1 What is Avandia?

Brand: Avandia

Generic: Rosiglitazone

Rosiglitazone is used alone or with other medicines to treat type 2 diabetes mellitus (noninsulin-dependent diabetes). It is used together with diet and exercise.

2 What to Know Before Using

Tell to your doctor if you are allergic to Rosiglitazone or to any other medications. You should also inform your healthcare providers if you are allergic to foods, dyes, or animals. Safety and efficacy of this medication have not been established in children.

Pregnancy category C – The use of Rosiglitazone during pregnancy is warranted only if benefits justify risks to the fetus and only when no alternative management is appropriate. There are no adequate studies whether Rosiglitazone can pass through breast milk or if it could cause harmful effects to the infant. Discuss with your doctor if you are breastfeeding a baby.

Taking Rosiglitazone with any of the following medications is usually not recommended, but with exception in some cases. Dosage or frequency of one or both of your medicines may be changed if both medicines are prescribed together.

  • Abiraterone
  • Balofloxacin
  • Besifloxacin
  • Ceritinib
  • Ciprofloxacin
  • Dabrafenib
  • Enoxacin
  • Entacapone
  • Fleroxacin
  • Flumequine
  • Gatifloxacin
  • Gemifloxacin
  • Insulin
  • Insulin Aspart, Recombinant
  • Insulin Bovine
  • Insulin Degludec
  • Insulin Detemir
  • Insulin Glulisine
  • Insulin Lispro, Recombinant
  • Lanreotide
  • Levofloxacin
  • Lomefloxacin
  • Moxifloxacin
  • Nadifloxacin
  • Norfloxacin
  • Octreotide
  • Ofloxacin
  • Pasireotide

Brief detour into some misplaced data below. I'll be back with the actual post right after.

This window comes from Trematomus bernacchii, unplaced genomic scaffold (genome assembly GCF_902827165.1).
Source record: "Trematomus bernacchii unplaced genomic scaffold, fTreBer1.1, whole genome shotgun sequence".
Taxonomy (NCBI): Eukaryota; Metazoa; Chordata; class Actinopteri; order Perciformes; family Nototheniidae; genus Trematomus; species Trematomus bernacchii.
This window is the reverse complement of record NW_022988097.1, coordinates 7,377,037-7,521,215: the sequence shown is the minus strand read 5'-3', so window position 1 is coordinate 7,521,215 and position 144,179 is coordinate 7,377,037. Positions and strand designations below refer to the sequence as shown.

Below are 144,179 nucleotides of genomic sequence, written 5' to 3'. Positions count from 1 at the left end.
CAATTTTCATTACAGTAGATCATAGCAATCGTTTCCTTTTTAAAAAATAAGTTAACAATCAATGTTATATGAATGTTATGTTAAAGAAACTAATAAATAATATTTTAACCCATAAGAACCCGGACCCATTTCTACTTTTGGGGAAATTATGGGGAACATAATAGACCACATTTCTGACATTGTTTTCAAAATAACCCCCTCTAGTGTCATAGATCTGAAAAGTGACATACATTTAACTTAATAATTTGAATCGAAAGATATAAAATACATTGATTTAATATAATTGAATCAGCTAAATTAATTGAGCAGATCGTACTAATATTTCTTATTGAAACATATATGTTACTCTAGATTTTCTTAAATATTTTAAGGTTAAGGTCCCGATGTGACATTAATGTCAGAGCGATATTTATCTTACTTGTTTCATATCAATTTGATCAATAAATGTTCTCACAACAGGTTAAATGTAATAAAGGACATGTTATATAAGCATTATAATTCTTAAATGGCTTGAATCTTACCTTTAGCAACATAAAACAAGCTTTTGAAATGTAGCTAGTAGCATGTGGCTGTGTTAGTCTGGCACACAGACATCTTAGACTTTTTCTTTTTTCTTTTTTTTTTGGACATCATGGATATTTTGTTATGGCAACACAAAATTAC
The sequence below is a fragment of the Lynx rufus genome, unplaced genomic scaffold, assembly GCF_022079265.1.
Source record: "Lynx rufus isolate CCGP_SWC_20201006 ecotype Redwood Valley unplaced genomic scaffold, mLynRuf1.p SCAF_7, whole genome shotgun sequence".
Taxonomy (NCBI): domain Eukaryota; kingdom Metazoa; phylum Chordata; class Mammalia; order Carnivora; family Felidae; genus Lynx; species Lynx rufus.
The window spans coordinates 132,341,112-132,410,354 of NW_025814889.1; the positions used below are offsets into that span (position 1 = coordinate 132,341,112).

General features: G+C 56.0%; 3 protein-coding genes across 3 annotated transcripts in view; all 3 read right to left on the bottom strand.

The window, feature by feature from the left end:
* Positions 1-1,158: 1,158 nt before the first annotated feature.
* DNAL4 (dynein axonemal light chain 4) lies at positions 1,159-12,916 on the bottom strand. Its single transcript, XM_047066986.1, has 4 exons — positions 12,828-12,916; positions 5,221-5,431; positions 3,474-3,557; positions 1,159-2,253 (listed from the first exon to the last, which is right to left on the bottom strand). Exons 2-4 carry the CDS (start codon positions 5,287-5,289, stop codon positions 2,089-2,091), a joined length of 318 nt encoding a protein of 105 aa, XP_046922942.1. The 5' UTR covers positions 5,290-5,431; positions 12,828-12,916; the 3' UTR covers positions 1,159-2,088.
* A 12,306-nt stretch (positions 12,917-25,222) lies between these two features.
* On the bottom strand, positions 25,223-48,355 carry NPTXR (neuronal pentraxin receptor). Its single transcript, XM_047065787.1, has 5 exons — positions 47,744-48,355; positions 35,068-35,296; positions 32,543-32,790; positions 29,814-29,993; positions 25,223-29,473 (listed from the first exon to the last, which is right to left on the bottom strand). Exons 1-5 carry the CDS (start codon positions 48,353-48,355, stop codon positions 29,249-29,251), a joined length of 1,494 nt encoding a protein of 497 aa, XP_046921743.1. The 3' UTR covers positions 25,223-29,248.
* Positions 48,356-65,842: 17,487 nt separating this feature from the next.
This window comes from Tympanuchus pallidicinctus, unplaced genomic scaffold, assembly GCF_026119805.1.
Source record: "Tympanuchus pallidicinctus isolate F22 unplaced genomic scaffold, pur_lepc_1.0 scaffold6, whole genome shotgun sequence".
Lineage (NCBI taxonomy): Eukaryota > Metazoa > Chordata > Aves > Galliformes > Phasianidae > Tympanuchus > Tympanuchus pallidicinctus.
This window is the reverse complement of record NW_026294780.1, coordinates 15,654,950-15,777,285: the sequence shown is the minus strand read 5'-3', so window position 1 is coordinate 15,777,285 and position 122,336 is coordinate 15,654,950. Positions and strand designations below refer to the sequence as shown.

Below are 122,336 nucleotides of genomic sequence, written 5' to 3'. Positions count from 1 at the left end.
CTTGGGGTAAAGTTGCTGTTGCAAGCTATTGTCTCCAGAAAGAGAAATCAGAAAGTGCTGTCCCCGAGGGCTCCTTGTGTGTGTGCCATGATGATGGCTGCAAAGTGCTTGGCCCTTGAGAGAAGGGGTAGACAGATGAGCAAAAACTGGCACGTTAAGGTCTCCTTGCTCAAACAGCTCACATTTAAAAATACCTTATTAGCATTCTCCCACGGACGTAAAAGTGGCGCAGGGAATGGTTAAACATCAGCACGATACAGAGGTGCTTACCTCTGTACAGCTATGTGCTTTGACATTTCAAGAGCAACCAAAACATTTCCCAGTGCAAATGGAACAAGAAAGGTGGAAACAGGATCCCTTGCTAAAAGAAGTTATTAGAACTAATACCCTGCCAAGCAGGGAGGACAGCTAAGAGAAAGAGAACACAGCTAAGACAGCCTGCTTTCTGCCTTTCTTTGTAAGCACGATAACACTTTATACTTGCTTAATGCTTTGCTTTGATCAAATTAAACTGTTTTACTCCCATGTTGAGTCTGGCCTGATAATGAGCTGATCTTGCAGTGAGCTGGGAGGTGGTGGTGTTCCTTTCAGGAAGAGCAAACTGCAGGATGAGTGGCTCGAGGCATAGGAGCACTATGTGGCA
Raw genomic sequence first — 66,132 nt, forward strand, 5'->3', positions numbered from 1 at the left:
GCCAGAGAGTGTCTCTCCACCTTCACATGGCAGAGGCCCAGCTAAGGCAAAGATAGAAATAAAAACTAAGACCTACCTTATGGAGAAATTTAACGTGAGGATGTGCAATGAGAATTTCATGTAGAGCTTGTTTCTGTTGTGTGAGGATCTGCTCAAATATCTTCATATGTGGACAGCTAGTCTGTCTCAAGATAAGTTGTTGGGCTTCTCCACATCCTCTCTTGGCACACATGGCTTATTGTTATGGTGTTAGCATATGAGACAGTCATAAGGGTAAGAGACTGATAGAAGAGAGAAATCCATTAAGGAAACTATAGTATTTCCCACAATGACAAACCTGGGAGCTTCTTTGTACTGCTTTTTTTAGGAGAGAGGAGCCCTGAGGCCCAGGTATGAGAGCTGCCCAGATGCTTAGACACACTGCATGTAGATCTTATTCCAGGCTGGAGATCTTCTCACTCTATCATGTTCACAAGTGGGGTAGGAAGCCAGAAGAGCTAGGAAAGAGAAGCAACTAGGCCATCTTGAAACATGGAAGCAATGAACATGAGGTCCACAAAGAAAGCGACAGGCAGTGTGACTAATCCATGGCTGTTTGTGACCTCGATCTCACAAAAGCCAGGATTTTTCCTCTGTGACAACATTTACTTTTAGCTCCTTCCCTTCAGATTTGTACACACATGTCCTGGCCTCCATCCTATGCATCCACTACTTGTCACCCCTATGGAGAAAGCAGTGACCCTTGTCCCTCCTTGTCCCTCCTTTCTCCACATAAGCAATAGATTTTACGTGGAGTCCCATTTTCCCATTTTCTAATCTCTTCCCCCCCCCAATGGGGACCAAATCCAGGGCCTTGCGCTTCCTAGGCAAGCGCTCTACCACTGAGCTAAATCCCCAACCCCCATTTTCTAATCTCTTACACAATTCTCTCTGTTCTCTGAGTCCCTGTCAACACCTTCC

• Pazufloxacin
  • Pefloxacin
  • Pixantrone
  • Prulifloxacin
  • Rufloxacin
  • Sparfloxacin
  • Tosufloxacin

Taking Rosiglitazone with any of the following medications may cause an increased risk of certain side effects, but using both drugs may be the best treatment for you. Dosage or frequency of one or both of your medicines may be changed if both medicines are prescribed together.

  • Acebutolol
  • Atenolol
  • Betaxolol
  • Bisoprolol
  • Bitter Melon
  • Carteolol
  • Carvedilol
  • Celiprolol
  • Esmolol
  • Fenofibrate
  • Fenofibric Acid
  • Fenugreek
  • Furazolidone
  • Gemfibrozil
  • Glucomannan
  • Guar Gum
  • Iproniazid
  • Isocarboxazid
  • Labetalol
  • Levobunolol
  • Linezolid
  • Methylene Blue
  • Metipranolol
  • Metoprolol
  • Moclobemide
  • Nadolol
  • Nebivolol
  • Nialamide
  • Oxprenolol
  • Penbutolol
  • Phenelzine
  • Pindolol
  • Practolol
  • Procarbazine
  • Propranolol
  • Psyllium
  • Rasagiline
  • Rifampin
  • Safinamide
  • Selegiline
  • Sotalol
  • Timolol
  • Tranylcypromine
  • Trimethoprim

Some medical conditions can interact with this medication. Tell your doctor if you have any of the following conditions:

3 Proper Usage

Take this medicine exactly as prescribed by your doctor. Excessive use of medication is not recommended. This medicine should be taken with or without meals. You should do regular exercises. Special diet from your doctor should be followed as well. Starting dose for adult patient is 4 mg per day, taken as a single dose or divided into two doses. Your doctor may adjust your dose up to 8 mg per day.

If you miss a dose of this medicine, take it as soon as possible. However, if it is near for your next dose, skip the missed dose and start again to your regular dosing schedule. Do not take a double dose to make up for a missed one. Store the medication in a closed container at room temperature, away from heat, moisture, and direct light. Keep out of reach of children. Do not keep expired medications.

4 Precautions to Take

Check with your doctor if:

  • If you have chest pain or discomfort, nausea, pain or discomfort in the arms, jaw, back, or neck, shortness of breath, sweating, or vomiting. These may be symptoms of a heart attack.
  • If you are rapidly gaining weight or having shortness of breath, chest pain or discomfort, extreme tiredness or weakness, irregular breathing, irregular heartbeat, or excessive swelling of the hands, wrist, ankles, or feet, check with your doctor right away. These may be symptoms of a heart problem or edema.
  • If you have abdominal or stomach pain, dark urine, a loss of appetite, nausea or vomiting, unusual tiredness or weakness, or yellow eyes or skin. These may be symptoms of a serious liver problem.
  • If blurring of vision, difficulty in reading, or any other change in vision occurs while you are taking this medicine. Your doctor may want you to have your eyes checked by an ophthalmologist.